"Lifting our gaze"
7 April 2017
It is a privilege to come to work every day and find myself surrounded by so many people with similar and complementary interests. For it is precisely in the discourse among us that new ideas are born, writes Hans Ellegren, Professor of Evolutionary Biology.
Sometimes it can be difficult to see the wood for the trees. In research, there is a particular challenge associated with this saying: we very much want to dissect all information and examine new knowledge in detail.
At the same time, it’s important to see the big picture and the larger perspectives. Explaining phenomena by breaking them down into smaller questions is one type of scientific approach. Another is to try to see the big picture and the larger perspectives. Both approaches are needed, but perhaps the latter is the easiest to forget.
At the Evolutionary Biology Centre, we study the evolution of life. Piece after piece is added to the puzzle, and each piece is smaller than the one before, down to the very tiniest elements of the ‘molecule of life’, DNA. We need to literally lift our gaze to see the wood when we’re mapping animal and plant biology down to the smallest capillary!
Lifting our gaze also has another dimension within the University. As with other benefits of our society, it is easy to take the scientific and collegial environment for granted. But it is far from a given.
Our University rests on a foundation spanning half a millennium. An unfathomable and almost infinite amount of intellectual work has been passed down and accumulated to give Uppsala University the appeal and eminence that distinguishes us today. This is what prompts new generations of talented students and researchers from around the world to apply here, year after year.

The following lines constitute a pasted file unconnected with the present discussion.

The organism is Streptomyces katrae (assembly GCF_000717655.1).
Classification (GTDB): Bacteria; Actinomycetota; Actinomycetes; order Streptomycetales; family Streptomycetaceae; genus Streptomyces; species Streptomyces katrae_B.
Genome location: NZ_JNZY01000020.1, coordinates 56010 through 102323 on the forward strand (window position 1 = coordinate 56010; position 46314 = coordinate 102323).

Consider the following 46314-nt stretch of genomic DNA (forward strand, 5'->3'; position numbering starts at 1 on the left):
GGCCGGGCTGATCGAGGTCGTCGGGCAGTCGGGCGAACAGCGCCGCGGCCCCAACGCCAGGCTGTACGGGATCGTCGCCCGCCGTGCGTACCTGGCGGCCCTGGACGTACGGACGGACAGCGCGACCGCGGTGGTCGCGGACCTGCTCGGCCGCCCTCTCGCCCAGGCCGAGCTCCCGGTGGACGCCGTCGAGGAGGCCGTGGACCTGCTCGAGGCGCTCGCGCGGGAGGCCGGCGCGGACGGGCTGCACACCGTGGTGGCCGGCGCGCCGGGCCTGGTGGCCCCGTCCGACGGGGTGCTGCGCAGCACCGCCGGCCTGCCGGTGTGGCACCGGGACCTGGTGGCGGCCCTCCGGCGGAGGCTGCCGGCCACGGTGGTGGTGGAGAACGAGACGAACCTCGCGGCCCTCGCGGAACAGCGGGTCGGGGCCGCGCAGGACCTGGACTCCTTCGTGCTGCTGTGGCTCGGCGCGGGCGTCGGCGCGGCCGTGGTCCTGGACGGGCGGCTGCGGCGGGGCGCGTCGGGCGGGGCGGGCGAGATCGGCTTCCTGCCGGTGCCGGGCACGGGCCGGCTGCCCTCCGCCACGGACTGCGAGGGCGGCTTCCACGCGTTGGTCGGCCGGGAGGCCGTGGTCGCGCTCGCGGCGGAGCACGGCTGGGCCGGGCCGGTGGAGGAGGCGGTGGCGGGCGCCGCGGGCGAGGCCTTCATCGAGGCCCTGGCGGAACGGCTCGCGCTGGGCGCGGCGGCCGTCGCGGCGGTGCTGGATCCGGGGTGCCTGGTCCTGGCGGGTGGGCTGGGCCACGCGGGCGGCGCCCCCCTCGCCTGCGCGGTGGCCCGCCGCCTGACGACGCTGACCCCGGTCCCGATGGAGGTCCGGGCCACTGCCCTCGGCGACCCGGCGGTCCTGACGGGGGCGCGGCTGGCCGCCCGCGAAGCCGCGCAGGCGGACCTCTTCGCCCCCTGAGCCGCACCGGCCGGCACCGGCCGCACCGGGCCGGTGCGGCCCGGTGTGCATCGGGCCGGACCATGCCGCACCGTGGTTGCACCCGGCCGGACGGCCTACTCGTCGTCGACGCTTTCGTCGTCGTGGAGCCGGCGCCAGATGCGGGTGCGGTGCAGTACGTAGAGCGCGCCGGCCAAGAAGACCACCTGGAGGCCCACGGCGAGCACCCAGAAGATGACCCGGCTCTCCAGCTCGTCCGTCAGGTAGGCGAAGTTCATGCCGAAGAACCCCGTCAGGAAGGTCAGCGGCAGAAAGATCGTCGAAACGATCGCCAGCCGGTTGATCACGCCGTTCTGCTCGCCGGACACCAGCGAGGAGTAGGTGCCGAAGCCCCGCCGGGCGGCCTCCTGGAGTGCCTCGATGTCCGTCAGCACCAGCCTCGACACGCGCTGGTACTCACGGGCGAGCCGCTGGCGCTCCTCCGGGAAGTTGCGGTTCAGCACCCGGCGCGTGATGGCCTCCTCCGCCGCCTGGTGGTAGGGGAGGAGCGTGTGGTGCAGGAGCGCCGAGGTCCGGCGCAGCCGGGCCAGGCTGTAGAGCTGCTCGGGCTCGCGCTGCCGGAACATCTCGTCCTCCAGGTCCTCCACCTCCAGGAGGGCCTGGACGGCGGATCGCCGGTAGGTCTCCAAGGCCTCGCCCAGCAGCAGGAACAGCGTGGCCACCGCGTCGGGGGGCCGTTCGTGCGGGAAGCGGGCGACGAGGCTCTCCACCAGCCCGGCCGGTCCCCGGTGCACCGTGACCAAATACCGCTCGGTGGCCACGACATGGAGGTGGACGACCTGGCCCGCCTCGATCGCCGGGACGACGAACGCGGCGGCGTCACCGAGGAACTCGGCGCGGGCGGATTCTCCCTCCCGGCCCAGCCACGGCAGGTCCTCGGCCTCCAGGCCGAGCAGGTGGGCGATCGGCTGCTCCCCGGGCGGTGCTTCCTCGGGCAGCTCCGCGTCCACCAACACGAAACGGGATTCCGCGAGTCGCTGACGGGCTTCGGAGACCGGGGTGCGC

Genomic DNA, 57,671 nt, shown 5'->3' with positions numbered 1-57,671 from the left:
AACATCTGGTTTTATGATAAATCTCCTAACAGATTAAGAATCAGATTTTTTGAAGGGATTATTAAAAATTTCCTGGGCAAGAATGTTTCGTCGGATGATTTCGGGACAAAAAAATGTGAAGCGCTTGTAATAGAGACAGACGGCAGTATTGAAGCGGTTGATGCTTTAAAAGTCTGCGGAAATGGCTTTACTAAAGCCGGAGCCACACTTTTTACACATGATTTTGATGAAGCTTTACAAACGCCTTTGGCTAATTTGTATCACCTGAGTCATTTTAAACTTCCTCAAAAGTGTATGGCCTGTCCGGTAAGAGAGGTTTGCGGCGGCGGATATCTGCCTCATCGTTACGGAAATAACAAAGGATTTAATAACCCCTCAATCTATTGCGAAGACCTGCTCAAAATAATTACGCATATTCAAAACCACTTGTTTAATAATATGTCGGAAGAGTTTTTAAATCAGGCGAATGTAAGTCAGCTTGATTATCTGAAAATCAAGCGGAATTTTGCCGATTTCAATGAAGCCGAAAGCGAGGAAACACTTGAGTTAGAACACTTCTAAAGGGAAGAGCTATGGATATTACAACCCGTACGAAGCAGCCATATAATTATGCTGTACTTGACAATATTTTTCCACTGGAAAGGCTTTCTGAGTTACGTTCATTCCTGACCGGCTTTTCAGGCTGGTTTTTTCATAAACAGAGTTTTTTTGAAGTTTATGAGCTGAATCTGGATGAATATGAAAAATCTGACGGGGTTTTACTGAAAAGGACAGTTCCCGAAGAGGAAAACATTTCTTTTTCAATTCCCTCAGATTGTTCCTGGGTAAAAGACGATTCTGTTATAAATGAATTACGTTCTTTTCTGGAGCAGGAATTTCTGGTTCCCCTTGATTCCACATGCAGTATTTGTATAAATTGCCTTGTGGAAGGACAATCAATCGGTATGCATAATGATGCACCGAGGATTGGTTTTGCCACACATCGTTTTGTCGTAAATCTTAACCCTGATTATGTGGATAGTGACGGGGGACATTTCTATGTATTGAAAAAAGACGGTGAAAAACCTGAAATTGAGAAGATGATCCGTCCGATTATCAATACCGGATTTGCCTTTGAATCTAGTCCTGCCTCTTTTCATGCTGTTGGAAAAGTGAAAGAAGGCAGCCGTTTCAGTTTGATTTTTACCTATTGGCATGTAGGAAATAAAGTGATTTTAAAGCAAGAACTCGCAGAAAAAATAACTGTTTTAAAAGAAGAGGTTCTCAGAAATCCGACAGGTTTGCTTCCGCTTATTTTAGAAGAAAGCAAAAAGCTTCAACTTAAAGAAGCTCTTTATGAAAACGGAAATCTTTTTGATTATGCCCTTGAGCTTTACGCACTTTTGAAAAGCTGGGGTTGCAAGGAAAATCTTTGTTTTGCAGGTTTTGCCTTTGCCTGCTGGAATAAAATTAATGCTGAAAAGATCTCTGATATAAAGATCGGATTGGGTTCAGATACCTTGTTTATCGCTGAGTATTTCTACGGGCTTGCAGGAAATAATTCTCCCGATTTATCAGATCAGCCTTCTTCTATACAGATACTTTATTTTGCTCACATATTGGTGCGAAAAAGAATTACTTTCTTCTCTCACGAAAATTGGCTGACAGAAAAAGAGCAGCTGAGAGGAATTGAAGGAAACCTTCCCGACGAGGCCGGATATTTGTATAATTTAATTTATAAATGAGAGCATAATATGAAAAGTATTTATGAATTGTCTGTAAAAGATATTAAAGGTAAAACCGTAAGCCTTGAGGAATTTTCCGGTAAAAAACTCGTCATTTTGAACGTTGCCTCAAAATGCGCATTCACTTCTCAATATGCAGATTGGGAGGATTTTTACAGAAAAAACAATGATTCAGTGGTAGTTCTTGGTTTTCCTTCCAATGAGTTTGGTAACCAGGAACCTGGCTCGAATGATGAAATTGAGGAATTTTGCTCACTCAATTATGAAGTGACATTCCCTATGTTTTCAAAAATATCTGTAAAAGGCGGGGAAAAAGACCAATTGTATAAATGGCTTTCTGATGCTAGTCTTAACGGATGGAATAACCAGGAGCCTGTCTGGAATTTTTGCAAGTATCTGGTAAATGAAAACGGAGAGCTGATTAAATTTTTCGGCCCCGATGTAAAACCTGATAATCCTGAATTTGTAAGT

It is a privilege to come to work every day and find myself surrounded by so many people with similar and complementary interests. For it is precisely in the discourse among us that new ideas are born, and students, doctoral students, postdocs and teaching colleagues all contribute to this. Just consider the enormous amount of wisdom amassed in this single organisation.
In this fragment of the University’s history for which we carry the baton, it may – at times that for one reason or another feel trying – help to remind ourselves of the privilege of being part of something bigger. And also to remember that someone is hosting this party. With tongue in cheek, one of our former doctoral students concluded his public defence with a picture from a (rather light-hearted) break from working on his dissertation. The caption read “Swedish people pay me for this!”
Professor of Evolutionary Biology